Enhancing care through the physician-pharma connection

Drug errors occur for any number of reasons but one thing that could help reduce them and improve patient care in general is communication between doctors and pharmaceutical companies.

"Physicians and pharma need to come together and communicate. There needs to be more information and education on drug safety issues, more samples, more integration with the electronic health record," said Donato Tramuto, CEO and vice chairman of Physicians Interactive, a provider of mobile and web-based clinical resources and solutions for healthcare professionals.

Tramuto was recently recognized as one of The Boston Globe's 12 most innovative people in Massachusetts for 2012 for founding the non-profit organization Health eVillages.

Tramuto outlined seven areas in which physicians can engage with pharma to improve overall patient care.

1. Use of mHealth
"If you were contagious or too sick to go into the doctor, how great would it be to just snap a photo of your malady with your phone and send it?" Tramuto asked. Integrating pictures and videos can help doctors make diagnoses for cases that aren't as significant as a heart attack. Pharma can also help doctors by creating platforms like e-prescribing, that directly fit into a physician's workflow. And mobile health is extremely beneficial in developing countries, Tramuto noted. Instead of guesstimating dosages – a reality in these regions of the world – there are programs and technologies that help educate medical students via mobile options in makeshift ERs.

2. Altered reimbursement systems.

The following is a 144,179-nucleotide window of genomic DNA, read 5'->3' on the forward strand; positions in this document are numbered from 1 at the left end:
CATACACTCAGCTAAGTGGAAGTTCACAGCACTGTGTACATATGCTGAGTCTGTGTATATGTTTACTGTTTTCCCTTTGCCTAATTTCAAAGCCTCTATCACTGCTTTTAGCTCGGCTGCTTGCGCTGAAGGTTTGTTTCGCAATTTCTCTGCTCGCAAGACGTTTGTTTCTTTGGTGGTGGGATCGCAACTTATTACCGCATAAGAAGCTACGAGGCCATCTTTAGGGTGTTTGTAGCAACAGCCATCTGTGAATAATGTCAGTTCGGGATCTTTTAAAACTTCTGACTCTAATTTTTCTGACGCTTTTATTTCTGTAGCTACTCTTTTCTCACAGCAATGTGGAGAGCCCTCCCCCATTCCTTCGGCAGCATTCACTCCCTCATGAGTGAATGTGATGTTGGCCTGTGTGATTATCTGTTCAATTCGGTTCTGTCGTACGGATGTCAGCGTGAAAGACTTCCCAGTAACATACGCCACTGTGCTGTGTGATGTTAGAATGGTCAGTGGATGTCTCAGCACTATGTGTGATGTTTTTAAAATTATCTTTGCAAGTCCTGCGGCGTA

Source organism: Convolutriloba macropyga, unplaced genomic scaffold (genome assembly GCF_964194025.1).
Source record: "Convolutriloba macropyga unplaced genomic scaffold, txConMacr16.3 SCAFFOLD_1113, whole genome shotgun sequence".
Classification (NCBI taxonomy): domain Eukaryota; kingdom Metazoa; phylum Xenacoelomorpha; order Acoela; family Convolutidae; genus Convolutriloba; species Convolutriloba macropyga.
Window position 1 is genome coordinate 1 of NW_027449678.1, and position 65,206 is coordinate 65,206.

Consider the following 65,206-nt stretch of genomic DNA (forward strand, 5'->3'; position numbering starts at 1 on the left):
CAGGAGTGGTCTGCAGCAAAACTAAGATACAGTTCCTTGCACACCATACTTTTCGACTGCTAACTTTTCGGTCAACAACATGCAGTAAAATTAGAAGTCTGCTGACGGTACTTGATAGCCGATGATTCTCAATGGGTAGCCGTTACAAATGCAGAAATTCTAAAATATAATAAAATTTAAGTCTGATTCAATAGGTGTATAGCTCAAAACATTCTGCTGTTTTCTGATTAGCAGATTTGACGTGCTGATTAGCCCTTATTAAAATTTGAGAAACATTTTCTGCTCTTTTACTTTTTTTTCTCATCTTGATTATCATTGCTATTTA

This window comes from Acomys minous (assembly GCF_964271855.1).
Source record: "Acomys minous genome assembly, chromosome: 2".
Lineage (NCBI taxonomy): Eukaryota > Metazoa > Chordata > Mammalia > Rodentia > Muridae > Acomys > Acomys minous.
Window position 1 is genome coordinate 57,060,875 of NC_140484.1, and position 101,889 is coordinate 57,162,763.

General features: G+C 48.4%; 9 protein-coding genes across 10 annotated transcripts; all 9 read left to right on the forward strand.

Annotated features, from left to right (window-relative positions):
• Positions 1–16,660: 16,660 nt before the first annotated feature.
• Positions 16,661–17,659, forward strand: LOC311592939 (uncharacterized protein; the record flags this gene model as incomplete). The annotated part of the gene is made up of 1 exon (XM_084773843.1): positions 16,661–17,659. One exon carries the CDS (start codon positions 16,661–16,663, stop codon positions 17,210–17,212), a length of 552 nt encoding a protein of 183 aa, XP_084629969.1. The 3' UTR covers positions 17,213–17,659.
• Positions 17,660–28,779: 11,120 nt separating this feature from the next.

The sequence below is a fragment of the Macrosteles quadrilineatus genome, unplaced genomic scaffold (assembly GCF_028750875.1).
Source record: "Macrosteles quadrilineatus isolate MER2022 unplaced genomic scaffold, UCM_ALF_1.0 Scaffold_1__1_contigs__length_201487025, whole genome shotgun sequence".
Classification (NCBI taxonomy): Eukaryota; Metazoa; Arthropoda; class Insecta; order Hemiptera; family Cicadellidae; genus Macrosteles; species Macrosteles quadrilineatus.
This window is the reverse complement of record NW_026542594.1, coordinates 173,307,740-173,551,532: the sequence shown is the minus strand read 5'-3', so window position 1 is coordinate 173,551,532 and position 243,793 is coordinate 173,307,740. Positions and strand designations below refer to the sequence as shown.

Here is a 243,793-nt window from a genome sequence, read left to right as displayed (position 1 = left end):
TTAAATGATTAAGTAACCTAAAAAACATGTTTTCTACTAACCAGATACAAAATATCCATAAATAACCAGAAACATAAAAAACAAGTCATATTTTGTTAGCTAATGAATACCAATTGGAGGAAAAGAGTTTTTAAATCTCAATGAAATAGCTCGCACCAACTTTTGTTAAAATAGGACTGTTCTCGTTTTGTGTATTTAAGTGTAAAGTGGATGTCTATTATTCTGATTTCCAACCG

Whether it's mobile, mail or web, pharma needs to meet the demand and expectations of developing a communication workflow regarding the reimbursement system that physicians actually want.

3. Online buzz
Physicians have been hesitant to jump online to conduct more of their healthcare business. "This reluctancy is confusing to me. Is it about confidentiality?" asked Tramuto. Physicians' thinking about conducting business online contradicts the current world where people bank online and buy goods from websites. Online activity can do so much for physicians at the point of care, Tramuto noted. Informed decisions can literally be made at the click of button.

4. Medical apps
Not many of the current medical apps available were created by people who truly know what physicians need and want. Very soon, the industry should see a wave of new applications from qualified doctors who are contributing to this evolving and important market. Doctors will be able to share the everyday challenges in a practice to help make these apps better.

5. Compliance and inclusion
Physicians and pharma alike owe it to the patient to adhere to and be consistent with compliance issues. Moving forward, it may be worthwhile to work together on some kind of online forum that would allow the consumer to do things like receive daily emails about medication reminders. This would get patients more involved with the reporting of their own health, something they shouldn't be completely removed from to begin with.

6. Shared data and collective partnerships
Developing individualized data centers isn't nearly as effective or economical as centralizing them. "Think of the different avenues of people you could have involved, the algorithms that could be created and the shared clinical research," observed Tramuto. Pharma companies, hospitals, payer systems, etc., shouldn't each be focused on their own separate solutions. When one develops something for themselves, the others are going to miss out on what could potentially be beneficial for all – which ultimately serves the greater needs of the patient.

7. Changing pharma's reputation
Pharmaceutical companies are often seen in a negative light. Sales reps could alter that perception by shifting their focus to items like promoting the effectiveness and use of online tools, or even partnering up with physicians to encourage patient treatments that aren't drug-based. Prescribing medication isn't always the answer, and there's a major difference between what's appropriate to give a patient and what's actually a necessity for patients. "Sometimes physical rehab and a dietary regimen can do more good," commented Tramuto.